New Route Features For the Top-End Polar Watches – Grit X Pro and Vantage V2
Last week’s announcement from Polar saw a new, super-premium outdoors GPS watch in the Grit X Pro and with that came new software features for several other Polar models plus the ability for Polar Vantage V2 owners to buy an adapter kit to enable them to use standard straps.
Must Read: Detailed Polar Grit X Review
Today is an image-packed, brief ‘how to’ post describing the newly extended route features which are now available on the Grit X Pro and Vantage V2.
Create a Route For Polar Flow
Your first option is to manually import a GPX or TCX route file into polar. It’s a slightly ‘old school’ process but it works and is adequate for many of us.
Otherwise, you can link your routes directly from your favourite online routing platform. No, not that one.
Polar Routes – How To Connect
Strava subscribers might initially be excited at the prospect of getting their routes into the Polar environment. However, they will be disappointed as, for them, nothing has changed and their premium Strava subscription just lets them sync their favourite live segments to the Polar environment.
Strangely, Polar only supports routes from Komoot at this time. Well, it seems strange from the UK or USA where Strava and Ride with GPS are popular but on mainland Europe, apparently, Komoot is widely used. It’s a sweet-looking platform too, so, hey, why not?
You can get a free Komoot account plus the ubiquitous premium option. Komoot’s signup process is somewhat sneaky and avoids clarity on pricing at an early stage. On that basis, I don’t recommend Komoot but if you want to use routes with Polar just go for the free option for starters, you get some free map tiles with the free account.
Open a Komoot account and link it to your Polar account here on flow.com.
Polar Routes – How to Sync from Komoot
Check out your favourites on flow.com or on the Flow app. If you’ve recently created some new routes in Komoot your can easily refresh them in Flow, like this
and these are all automatically synced to your watch each time you connect it to Flow.
Polar Routes – Select & View a Route to follow
After you have chosen your sport, press the top left button to choose from a list of routes on the watch. Once you’ve chosen the route you get brief summary information, an elevation profile and a breadcrumb route outline.
That’s pretty basic stuff. But you also get some advanced abilities whereby your Grit X Pro/Vantage V2 pops up a smart food reminder during your ride. The precise timing of those reminders depends on your effort levels and hence how many carbs you’ve burnt through. You can set a manual drink reminder too. (More detail see Polar Fuel Wise)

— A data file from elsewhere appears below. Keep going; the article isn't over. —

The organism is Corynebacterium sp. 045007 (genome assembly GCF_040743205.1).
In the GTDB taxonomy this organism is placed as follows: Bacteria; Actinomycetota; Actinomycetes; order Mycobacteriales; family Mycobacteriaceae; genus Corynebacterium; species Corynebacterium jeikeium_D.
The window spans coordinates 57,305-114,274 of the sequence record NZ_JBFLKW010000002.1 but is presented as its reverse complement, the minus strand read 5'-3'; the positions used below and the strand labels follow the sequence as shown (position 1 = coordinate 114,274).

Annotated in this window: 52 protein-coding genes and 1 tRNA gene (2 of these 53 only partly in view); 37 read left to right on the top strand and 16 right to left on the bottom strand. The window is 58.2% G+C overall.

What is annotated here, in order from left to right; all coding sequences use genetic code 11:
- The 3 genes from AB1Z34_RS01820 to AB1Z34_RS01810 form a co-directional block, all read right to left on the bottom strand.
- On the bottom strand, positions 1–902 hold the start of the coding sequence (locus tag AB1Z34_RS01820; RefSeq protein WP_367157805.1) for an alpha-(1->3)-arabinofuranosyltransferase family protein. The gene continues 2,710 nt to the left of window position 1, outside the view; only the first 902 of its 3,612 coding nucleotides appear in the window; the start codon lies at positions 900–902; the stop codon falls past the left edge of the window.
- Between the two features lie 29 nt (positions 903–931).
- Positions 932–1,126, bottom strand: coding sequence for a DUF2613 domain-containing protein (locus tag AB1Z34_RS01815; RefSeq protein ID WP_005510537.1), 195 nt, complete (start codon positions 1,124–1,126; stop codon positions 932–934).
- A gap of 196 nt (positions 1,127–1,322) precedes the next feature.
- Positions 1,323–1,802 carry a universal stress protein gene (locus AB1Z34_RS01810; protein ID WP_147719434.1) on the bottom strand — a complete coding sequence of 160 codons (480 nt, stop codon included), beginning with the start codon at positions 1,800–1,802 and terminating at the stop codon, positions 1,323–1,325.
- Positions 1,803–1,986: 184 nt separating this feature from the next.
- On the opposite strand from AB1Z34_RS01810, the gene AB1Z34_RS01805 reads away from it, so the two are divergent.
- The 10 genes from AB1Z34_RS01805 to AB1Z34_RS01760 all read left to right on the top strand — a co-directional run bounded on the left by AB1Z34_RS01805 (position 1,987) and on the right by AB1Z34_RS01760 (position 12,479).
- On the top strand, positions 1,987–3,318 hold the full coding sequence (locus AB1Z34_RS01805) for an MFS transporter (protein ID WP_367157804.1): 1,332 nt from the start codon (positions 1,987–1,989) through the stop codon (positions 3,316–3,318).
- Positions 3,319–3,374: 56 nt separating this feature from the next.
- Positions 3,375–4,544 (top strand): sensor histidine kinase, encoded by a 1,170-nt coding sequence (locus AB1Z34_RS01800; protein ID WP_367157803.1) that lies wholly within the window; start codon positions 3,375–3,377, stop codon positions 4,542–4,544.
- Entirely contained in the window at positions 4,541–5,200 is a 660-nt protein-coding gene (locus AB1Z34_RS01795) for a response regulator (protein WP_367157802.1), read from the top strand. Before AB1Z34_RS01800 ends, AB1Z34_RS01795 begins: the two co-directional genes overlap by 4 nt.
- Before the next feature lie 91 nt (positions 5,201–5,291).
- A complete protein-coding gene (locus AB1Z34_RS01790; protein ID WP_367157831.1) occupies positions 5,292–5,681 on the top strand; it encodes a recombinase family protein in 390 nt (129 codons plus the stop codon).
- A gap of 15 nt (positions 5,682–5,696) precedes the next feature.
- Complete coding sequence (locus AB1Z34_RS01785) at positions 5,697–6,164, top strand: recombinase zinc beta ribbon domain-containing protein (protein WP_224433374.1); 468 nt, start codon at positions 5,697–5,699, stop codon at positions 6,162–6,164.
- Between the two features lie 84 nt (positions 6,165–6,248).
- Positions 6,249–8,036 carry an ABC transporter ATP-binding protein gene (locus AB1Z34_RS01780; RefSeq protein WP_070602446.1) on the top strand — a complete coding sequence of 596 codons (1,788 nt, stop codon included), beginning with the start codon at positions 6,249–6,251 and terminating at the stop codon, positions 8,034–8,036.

Polar – Follow the route
Polar has no inbuilt map intelligence so it can’t give you turn-by-turn instructions to navigate you to the route either at the start or if you make a wrong turn. However, you can start the route from the beginning, mid-point or end, with the ability to reverse the route at those points, plus you are directed in a straight line to your chosen start point of the route.
For the most part, the breadcrumb route you follow is not visually exciting. Typically it’s just a single wiggly or straight line indicating your upcoming path. If your route involves more serious elevations then there’s a useful screen that shows your vertical progress throughout the route, distance remaining, your total ascent/descent to date plus the slope gradients.
Turn-by-turn (TBT) guidance is supplied by Komoot and also should be shown if you have included TBT instructions in the route file that you upload to Flow. Couple the TBT instructions with a compass heading then you have some decent tools to help you on your way.
Polar – More Route Features
During your workout, the ‘map’ screen is zoomable and you can also stop the current route to start a new one or even to retrace your steps to the start.
As well as following your route in reverse you can head as the crow flies back to the start. I find that both of these methods have their uses from time to time.
- Grit X Pro – $/Eu499, £439
- Grit X Pro Titan – $/Eu599, £519
- Polar Vantage V2 EDITION – $/Eu549, £449
- Polar Unite is still $/EU149, £134.50
Polar’s Grit X Pro and Vantage V2 offer a fairly normal take on following a route with a GPS sports watch.
If you are a more serious adventurer following a detailed route or looking to navigate on a bike at high speeds then there are better options for you. That said, Polar has given us a solid set of route features with nice integration with Komoot.
I suspect that Polar will like to link to RwGPS or Strava ASAP however the next big step for them beyond that would be to introduce onboard map intelligence and a whole raft of related features. That, however, is a niche market need and detailed mapping is perhaps not best suited to a watch in any case for most people.
Thus Polar might choose one of these ways forward to beef up their routing options
- Add map tiles to the watch. From a service like Komoot, Polar would take a series of map images that surround your planned route. These images would be shown on your watch with a breadcrumb route traced above it. There would be no intelligence in this kind of map but it would look nice and would give the wearer a better sense of context whilst navigating
- A hybrid option that utilises more detailed features on an app like Kommot. The app would be on your smartphone in your pocket and intended only to be accessed infrequently.
- Full maps on the watch are unlikely in the near future from Polar.
The route feature is not one of Grit X Pro’s strengths and what Polar has given us today squarely sits in the ‘nice to have’ camp. Don’t forget, the Grit X Pro is a great sports watch with very many other powerful and market-leading sports features.
Must Read: Detailed Polar Grit X Review